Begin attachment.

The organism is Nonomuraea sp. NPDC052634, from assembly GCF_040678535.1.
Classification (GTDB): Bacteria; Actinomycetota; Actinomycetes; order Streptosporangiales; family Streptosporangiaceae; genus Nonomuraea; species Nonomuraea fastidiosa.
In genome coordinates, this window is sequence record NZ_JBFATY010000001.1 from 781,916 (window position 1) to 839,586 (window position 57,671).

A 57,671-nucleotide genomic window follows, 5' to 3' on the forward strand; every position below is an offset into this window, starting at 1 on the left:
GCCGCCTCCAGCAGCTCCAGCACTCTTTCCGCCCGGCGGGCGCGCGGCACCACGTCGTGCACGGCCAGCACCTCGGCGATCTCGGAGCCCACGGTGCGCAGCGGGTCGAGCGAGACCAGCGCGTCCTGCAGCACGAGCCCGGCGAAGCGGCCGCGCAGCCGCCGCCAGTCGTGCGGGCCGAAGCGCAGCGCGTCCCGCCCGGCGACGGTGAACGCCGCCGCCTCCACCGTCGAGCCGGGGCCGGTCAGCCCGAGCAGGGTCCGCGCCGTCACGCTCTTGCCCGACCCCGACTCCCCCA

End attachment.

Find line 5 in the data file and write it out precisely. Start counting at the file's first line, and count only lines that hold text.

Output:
GCCGCCTCCAGCAGCTCCAGCACTCTTTCCGCCCGGCGGGCGCGCGGCACCACGTCGTGCACGGCCAGCACCTCGGCGATCTCGGAGCCCACGGTGCGCAGCGGGTCGAGCGAGACCAGCGCGTCCTGCAGCACGAGCCCGGCGAAGCGGCCGCGCAGCCGCCGCCAGTCGTGCGGGCCGAAGCGCAGCGCGTCCCGCCCGGCGACGGTGAACGCCGCCGCCTCCACCGTCGAGCCGGGGCCGGTCAGCCCGAGCAGGGTCCGCGCCGTCACGCTCTTGCCCGACCCCGACTCCCCCA